A better case to make about faith in relation to atheists and science lies in the assumptions which scientists have make to do science, i.e. metaphysics rather than physics.

      • “Surely SETI was to see if the second hypothesis is false.”

        You might think so, but, as a 2009 editorial in Nature (the weekly international scientific journal) explained: “Seti … has always sat at the edge of mainstream astronomy. This is partly because, no matter how scientifically rigorous its practitioners try to be, SETI can’t escape an association with UFO believers and other such crackpots. But it is also because SETI is arguably not a falsifiable experiment. Regardless of how exhaustively the Galaxy is searched, the null result of radio silence doesn’t rule out the existence of alien civilizations. It means only that those civilizations might not be using radio to communicate.”

        Despite this, many atheists continue to support investment in SETI enthusiastically, despite the entire cause being marked (as the same editorial describes it) “by a hope, bordering on faith, that not only are there civilizations broadcasting out there, but that they are somehow intent on beaming their signals at Earth”.

        The alternative case that you describe may be similarly valid, but not necessarily better.

  3. Scripture must be allowed to interact with and speak to the reality of modern life, and by that I mean more than just the private moral sphere.

    Revelation 9:21 says that at the end of the age people fail to repent of their murders, pharmakeia, fornication and thieving. Revelation 18:23 says that the nations were deceived by the magnates who made money out of pharmakeia. ‘Sorcery’ is a possible, ancient-world translation, but the history of the last 100 years suggests another one.

    The best film ever made on the subject, The Real Dr Fauci, has just been released and is free to watch until the end of the month. I hope that readers will watch it. It is shocking even to me who have followed the off-stage story about covid and the ‘vaccines’ since its inception.

    • ‘‘Sorcery’ is a possible, ancient-world translation, but the history of the last 100 years suggests another one.’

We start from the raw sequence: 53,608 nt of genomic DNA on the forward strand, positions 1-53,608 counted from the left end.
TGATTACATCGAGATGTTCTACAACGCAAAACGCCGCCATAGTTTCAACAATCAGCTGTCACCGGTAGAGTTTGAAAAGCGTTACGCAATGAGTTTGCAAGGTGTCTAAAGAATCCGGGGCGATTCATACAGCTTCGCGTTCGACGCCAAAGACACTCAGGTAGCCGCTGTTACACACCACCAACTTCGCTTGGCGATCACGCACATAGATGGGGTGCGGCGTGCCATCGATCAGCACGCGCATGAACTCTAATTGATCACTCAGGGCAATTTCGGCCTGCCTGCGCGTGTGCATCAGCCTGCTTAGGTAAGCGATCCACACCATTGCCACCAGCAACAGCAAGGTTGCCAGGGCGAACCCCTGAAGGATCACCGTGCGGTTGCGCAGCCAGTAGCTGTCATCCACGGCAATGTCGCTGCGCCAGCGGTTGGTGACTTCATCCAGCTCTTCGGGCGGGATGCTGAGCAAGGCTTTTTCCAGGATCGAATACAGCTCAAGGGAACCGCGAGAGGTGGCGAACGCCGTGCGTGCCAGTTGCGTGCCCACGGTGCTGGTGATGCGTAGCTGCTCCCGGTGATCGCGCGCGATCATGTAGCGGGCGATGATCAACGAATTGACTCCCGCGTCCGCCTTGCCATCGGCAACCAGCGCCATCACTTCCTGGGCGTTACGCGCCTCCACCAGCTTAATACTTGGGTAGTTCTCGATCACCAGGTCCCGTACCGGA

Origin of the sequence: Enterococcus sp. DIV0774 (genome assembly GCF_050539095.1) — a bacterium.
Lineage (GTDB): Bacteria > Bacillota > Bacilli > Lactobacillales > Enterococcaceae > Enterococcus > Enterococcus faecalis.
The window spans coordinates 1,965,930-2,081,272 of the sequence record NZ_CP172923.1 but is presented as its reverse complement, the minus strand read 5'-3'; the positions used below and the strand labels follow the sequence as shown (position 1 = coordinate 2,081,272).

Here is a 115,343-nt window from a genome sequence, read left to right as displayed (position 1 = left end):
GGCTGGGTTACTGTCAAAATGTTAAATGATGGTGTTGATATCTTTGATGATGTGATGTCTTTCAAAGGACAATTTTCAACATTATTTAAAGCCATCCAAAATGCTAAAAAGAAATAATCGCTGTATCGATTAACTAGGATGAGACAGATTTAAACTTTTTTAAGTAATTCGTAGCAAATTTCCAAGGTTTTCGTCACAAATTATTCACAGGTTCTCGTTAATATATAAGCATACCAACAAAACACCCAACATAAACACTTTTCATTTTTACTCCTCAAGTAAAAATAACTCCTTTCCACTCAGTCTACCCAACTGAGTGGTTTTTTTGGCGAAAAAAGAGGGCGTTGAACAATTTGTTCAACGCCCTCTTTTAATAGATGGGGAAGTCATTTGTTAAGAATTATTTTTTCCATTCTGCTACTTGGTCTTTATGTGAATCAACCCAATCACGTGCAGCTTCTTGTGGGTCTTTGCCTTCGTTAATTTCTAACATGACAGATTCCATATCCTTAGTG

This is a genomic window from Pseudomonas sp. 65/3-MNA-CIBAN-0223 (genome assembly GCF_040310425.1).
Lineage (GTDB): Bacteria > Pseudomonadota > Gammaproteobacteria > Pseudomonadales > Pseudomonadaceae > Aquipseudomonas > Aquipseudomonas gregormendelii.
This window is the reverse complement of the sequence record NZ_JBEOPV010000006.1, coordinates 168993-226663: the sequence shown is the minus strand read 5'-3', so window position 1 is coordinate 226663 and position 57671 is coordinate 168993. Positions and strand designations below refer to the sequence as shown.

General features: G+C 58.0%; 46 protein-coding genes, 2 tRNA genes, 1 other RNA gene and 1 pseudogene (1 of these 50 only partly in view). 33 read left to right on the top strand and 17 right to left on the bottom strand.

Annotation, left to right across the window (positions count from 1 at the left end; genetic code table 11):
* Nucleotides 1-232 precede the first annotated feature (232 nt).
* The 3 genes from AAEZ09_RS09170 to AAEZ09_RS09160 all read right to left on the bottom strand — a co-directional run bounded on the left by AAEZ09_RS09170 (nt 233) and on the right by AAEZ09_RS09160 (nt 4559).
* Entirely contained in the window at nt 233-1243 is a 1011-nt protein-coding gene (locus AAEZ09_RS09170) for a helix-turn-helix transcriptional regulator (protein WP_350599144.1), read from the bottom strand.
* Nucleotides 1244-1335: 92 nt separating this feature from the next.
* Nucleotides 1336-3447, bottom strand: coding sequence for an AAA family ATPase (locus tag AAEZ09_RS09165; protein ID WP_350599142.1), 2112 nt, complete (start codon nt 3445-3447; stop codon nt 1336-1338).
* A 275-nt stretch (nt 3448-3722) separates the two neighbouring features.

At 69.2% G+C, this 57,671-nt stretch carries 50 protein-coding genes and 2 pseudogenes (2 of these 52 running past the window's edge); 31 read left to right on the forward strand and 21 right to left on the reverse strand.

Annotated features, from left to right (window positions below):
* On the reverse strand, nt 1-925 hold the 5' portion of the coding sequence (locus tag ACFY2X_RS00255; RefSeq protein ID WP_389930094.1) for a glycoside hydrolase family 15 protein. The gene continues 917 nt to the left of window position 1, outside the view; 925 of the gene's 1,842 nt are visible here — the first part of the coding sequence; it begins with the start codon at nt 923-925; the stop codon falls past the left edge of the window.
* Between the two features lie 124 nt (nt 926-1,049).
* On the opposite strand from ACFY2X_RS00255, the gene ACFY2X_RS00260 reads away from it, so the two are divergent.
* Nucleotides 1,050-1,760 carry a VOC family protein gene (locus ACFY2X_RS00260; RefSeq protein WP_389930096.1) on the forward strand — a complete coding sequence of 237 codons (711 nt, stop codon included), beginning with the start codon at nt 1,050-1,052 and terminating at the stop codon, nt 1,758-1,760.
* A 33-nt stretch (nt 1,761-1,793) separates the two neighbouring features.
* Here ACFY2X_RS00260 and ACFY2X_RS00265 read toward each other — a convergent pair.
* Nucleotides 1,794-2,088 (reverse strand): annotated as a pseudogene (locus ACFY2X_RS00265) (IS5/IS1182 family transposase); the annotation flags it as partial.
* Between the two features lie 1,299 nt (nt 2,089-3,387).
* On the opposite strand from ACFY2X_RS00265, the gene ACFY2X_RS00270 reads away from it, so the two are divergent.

It does no such thing, unless you think words are empty vessels into which you can put whatever meaning you choose!

      • As PC1 notes, the common thread is the taking/selling of drugs. It is quite astonishing that you comment in the way you have.

      • Ian,
        What a splendid, sparkling summation of what seems to be today’s dominant Biblical hermeneutic, is your second paragraph. Thanks.

    • It likely refers to drug-taking during pagan rituals, to encourage ‘spiritual’ experiences. Still done in certain tribes today. It hardly refers to taking a medicine to help heal the body.

      As for the book, Oliver Stone has described it as a ‘strong, strong book’. The same Oliver Stone who loves conspiracy theories and spouted nonsense regarding the assassination of JFK. So no thanks.

  4. ‘there will always be a contradiction between a person’s stated beliefs and the way they actually live until they live as Christians. Schaeffer suggested that if we could gently point out to people where this contradiction was in their life, we would give them a problem that they could only resolve by conversion.’

    Except that that completely fails to recognise the hypocrisy in so many Christians’ lives, often highlighted by atheists. As many would say, I like Jesus but not Christians or the church. If Schaeffer believed ‘conversion’ was the answer he was seriously mistaken. Reality folks.

    • Peter, it is suggested that it goes beyond conversion to sanctification, to renewing the mind with the washing of the word living and active, not a dead letter.
      And while I can’t recall details, there’d be a need to look beyond to his Shaffer’s other writings such as,True Spirituality and maybe, How Then Shall We Now Live, which until a few minutes ago hadn’t realised it was made into a film available here:
      Maybe you are looking for perfection in Christian lives, that does exist that is reality.
      Simul Justus et pecator, as Luther knnew only too well.

    • Except that that completely fails to recognise the hypocrisy in so many Christians’ lives, often highlighted by atheists.,

      Because it’s so easy to fake most of it. Atheists have fewer incentives to be dishonest – as there is no communal atheist identity to defend. They are more individualistic.

      Churches today, particularly the more evangelical ones, tend to scare away individuals who are “open to experience” and this filtering process only increases the chance of encountering someone in a Christian setting who is maintaining some kind of façade.

      • Joe S,